Pigskin Minus Perrilloux: 2008 SEC West Wide Open
Though the LSU Tigers weren't a shoe-in for the SEC West title for 2008 by any stretch, the "experts" now must predict a more level playing field with Ryan Perrilloux's recent dismissal from the team. Everyone was calling for Auburn to be the darkhorse to win the West. Now that LSU has come back down to earth-- thanks to sub-par recruiting by head coach Les Miles (his recruits are being stolen all along the Gulf Coast by the Mississippi, Alabama, and Florida coaches)-- and Perrilloux's exit, Auburn, perhaps inexplicably, has become the favorite to win the West according to the "experts."
These notions are false. There is no favorite to win the West. There are four, that's right, four teams who could take the West crown. With the exception of Ole Miss and Arkansas, who will be in quick re-build mode, the race is as even as it has been this millennium. If you're keeping pace with this article, you're realizing that Mississippi State is included in this race. Neither the Bulldogs nor Auburn are darkhorse candidates to win the West because there is no darkhorse. The precise reason that a four-team season-long slugfest of unpredictability will occur is because every team knows the other is just as good as they themselves are. The team that answers the challenge week in and week out against SEC competition will be the team that prevails as the West champ. Let's look at each team's case.
Auburn is attempting a coordinator overhaul, electing to let go of Al Borges (offense) and Will Muschamp (defense), arguably the best coordinator duo in college football the last few years, is not going to be easy to replace. The transition may be relatively smooth on offense, especially since the Tigers won't have the less-than-mobile Brandon Cox under center trying to run the newly-implemented spread attack. They have two seemingly capable candidates to fill the QB position with Kodi Burns and Chris Todd. They have a stable of capable RBs behind them to help the two young signal-callers adjust in the early going as well. Look for Mario Fannin to shine in their deep backfield a little more than the rest due to his versatility. His playing time should be somewhat akin to Knowshon Mareno's last season (Georgia is known for always having a deep offensive backfield). However, it's the defense that could actually be the concern with the new transition. Auburn, through any of its offensive woes this decade, has been able to rely on strong team defense and special teams. However, they have had stability with their defense that is flushed away this season. The veterans, along with the youngsters always had a known system to buy into, study, and execute (with the same coach). With new defenses, team speed slows down because the players cannot instinctively react as they would had they practiced the same philosophy for, say, three to four years of repitition. Auburn has always been solid on defense because, with what they lack in athleticism, they make up for in knowledge and trust in a proven defensive system. Expect some defensive miscues that lead to big plays by the opposing teams' offenses next season, especially early on. The offense will have to account for the defense's miscues, no simple task for two unproven QBs in a new spread system. Especially in the one league in college football that has proved to be impossible to run a true spread against because of its stellar defenses. But then again, they are Auburn after all, so it all coming together is a possibility for them. Verdict: Auburn will lose some games they shouldn't, but could also win some they shouldn't.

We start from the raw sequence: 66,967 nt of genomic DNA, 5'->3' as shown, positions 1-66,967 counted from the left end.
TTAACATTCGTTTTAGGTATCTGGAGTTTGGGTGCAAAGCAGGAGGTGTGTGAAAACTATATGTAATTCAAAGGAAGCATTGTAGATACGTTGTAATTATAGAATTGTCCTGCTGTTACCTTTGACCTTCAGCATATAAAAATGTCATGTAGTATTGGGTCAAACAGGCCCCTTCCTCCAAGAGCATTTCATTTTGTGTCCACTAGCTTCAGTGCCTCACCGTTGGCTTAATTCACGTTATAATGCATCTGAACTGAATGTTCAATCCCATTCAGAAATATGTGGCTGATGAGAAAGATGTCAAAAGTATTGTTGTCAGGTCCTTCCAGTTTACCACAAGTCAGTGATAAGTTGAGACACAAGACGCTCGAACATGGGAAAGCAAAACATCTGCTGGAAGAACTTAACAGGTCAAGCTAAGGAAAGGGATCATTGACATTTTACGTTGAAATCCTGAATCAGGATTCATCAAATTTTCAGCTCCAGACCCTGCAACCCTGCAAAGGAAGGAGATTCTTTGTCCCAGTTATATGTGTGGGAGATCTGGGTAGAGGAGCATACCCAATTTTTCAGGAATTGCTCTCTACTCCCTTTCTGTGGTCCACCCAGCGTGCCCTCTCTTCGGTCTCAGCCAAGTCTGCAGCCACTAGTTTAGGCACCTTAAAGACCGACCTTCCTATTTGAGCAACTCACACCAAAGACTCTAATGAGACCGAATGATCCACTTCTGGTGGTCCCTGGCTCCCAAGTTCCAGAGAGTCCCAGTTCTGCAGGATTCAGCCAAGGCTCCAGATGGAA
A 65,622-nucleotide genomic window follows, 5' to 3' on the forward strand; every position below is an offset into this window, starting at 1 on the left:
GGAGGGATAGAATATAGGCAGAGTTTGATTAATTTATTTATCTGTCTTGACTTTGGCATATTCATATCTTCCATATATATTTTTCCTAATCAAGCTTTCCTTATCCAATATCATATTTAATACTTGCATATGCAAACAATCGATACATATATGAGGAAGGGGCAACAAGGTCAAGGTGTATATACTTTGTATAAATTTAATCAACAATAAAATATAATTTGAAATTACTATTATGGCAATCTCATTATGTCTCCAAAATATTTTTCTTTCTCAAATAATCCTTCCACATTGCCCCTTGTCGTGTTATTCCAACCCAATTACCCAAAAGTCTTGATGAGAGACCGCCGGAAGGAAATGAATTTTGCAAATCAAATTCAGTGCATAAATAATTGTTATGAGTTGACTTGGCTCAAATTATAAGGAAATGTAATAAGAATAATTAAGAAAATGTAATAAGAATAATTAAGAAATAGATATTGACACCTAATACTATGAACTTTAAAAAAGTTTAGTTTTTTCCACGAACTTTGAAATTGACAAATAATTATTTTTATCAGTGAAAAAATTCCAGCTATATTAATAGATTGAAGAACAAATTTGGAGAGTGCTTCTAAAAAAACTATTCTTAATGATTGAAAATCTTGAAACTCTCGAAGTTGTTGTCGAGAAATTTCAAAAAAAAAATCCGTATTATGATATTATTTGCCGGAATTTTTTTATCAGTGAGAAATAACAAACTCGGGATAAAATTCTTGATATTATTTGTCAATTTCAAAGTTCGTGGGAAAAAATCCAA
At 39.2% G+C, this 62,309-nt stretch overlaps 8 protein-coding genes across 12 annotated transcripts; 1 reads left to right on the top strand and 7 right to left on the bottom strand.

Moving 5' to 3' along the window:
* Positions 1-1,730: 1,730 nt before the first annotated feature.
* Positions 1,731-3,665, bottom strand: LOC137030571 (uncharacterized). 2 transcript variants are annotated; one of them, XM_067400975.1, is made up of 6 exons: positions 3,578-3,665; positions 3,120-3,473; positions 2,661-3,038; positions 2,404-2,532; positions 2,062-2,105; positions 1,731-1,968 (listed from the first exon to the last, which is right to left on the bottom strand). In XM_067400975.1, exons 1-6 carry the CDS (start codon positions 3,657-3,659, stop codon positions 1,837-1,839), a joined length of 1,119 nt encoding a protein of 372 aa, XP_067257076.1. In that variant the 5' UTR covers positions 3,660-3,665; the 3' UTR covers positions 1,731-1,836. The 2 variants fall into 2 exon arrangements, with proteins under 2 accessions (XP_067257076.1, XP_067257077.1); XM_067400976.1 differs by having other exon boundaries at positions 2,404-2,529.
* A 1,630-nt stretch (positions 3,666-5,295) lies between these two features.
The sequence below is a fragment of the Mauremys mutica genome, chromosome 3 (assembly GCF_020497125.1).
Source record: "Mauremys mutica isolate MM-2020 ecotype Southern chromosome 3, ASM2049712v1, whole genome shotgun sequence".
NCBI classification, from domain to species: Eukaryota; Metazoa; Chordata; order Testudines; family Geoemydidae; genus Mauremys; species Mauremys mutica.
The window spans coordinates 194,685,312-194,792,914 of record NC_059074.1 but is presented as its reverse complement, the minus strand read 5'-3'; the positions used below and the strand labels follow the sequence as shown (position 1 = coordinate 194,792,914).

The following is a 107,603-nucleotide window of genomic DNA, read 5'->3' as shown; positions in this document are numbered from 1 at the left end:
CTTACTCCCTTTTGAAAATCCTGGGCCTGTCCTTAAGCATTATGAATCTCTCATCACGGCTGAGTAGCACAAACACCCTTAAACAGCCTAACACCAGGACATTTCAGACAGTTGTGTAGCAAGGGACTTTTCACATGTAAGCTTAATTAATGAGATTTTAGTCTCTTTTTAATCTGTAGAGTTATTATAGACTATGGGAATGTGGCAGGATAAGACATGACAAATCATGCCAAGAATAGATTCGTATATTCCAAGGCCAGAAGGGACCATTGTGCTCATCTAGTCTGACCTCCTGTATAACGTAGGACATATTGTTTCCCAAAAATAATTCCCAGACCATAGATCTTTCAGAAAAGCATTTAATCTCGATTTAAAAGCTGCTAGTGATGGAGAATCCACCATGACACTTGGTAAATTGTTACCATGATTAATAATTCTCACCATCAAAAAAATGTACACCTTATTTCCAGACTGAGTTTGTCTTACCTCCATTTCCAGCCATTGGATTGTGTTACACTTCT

As long as people still count Mississippi State as somewhat of an underdog, they will beat some good teams. They are proof that when you hire a coach for rebuilding, he deserves about five years for results. A program in the dumps cannot be saved in three years, much less one or two. Hats off to the athletic board at State for allowing Sly Croom to do his thing without the pressure of having his job threatened. Wesley Carroll will be widely talked about this season. He was battling injuries as the starting QB for an SEC school as an 18-year-old kid last season and was still productive. He's bigger, has better arm strength, and loads more confidence and knowledge than last season. Anthony Dixon is one of the better backs in the SEC and Ducre is a fine backup. An incoming TE, Nelson Hurst, showed great promise in the Spring. On the other side, the defense returns a strong Linebacking corps, the heart of the defense. The question with the Bulldogs is the same as always: team speed. Verdict: Mississippi State has a shot if they can overcome a lack of speed and athleticism with consistent execution.